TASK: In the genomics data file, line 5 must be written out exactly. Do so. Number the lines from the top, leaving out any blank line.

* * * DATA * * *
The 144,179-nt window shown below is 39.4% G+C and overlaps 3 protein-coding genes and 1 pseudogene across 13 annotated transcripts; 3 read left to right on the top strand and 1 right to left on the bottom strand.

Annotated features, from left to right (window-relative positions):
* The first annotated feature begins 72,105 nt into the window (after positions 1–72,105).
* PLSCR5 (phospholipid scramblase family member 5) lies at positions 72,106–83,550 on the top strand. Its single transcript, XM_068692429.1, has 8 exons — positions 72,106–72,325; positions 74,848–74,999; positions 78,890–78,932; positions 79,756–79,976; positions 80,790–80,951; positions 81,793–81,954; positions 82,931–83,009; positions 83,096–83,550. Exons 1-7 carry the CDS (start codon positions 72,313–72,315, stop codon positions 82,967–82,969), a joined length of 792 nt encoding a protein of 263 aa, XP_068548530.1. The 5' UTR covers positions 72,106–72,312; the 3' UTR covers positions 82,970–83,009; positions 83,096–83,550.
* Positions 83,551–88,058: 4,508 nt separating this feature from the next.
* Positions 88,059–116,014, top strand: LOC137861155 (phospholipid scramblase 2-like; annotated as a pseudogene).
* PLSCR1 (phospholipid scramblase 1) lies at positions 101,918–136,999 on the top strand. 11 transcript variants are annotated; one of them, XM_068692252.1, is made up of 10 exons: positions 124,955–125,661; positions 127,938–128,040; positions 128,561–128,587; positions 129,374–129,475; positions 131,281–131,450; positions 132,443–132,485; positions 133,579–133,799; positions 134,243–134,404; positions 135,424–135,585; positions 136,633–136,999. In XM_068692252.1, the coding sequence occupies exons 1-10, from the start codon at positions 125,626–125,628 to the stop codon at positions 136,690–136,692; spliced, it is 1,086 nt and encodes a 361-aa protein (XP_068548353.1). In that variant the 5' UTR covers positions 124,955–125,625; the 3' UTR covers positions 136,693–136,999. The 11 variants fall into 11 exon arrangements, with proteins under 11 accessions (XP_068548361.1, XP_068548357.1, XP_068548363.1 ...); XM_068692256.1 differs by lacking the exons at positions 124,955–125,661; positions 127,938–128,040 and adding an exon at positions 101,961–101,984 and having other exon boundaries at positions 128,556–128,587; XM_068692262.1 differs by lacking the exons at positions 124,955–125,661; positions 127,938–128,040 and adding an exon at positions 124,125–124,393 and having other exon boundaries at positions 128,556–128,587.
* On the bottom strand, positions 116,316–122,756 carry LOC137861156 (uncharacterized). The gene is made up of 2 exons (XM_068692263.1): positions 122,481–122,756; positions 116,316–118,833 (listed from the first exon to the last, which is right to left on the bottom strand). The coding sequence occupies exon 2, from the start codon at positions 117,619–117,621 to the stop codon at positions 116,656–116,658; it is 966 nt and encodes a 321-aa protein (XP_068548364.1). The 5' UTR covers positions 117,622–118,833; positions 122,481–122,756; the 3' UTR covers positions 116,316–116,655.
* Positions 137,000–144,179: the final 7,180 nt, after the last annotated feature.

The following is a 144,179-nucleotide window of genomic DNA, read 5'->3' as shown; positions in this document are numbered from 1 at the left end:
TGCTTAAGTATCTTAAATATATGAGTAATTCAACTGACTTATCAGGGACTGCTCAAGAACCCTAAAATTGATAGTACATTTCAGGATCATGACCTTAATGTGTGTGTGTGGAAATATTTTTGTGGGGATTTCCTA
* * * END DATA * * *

* Positions 83,551–88,058: 4,508 nt separating this feature from the next.